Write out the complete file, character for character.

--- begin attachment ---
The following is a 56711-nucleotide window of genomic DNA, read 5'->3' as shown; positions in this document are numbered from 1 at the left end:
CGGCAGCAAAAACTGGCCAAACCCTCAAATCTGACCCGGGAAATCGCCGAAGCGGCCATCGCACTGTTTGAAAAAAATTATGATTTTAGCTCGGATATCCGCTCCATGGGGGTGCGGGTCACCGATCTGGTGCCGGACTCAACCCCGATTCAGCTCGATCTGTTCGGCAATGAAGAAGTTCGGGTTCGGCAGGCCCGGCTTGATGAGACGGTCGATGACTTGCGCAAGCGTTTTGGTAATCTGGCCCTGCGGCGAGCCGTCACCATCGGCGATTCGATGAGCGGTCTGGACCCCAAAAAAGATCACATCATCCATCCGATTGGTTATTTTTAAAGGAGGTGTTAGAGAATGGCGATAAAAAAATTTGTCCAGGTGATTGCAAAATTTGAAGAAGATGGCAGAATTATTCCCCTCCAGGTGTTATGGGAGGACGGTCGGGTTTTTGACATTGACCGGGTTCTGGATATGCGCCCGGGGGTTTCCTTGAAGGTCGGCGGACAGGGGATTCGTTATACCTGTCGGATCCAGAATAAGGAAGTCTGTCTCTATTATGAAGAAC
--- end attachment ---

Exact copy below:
The following is a 56711-nucleotide window of genomic DNA, read 5'->3' as shown; positions in this document are numbered from 1 at the left end:
CGGCAGCAAAAACTGGCCAAACCCTCAAATCTGACCCGGGAAATCGCCGAAGCGGCCATCGCACTGTTTGAAAAAAATTATGATTTTAGCTCGGATATCCGCTCCATGGGGGTGCGGGTCACCGATCTGGTGCCGGACTCAACCCCGATTCAGCTCGATCTGTTCGGCAATGAAGAAGTTCGGGTTCGGCAGGCCCGGCTTGATGAGACGGTCGATGACTTGCGCAAGCGTTTTGGTAATCTGGCCCTGCGGCGAGCCGTCACCATCGGCGATTCGATGAGCGGTCTGGACCCCAAAAAAGATCACATCATCCATCCGATTGGTTATTTTTAAAGGAGGTGTTAGAGAATGGCGATAAAAAAATTTGTCCAGGTGATTGCAAAATTTGAAGAAGATGGCAGAATTATTCCCCTCCAGGTGTTATGGGAGGACGGTCGGGTTTTTGACATTGACCGGGTTCTGGATATGCGCCCGGGGGTTTCCTTGAAGGTCGGCGGACAGGGGATTCGTTATACCTGTCGGATCCAGAATAAGGAAGTCTGTCTCTATTATGAAGAAC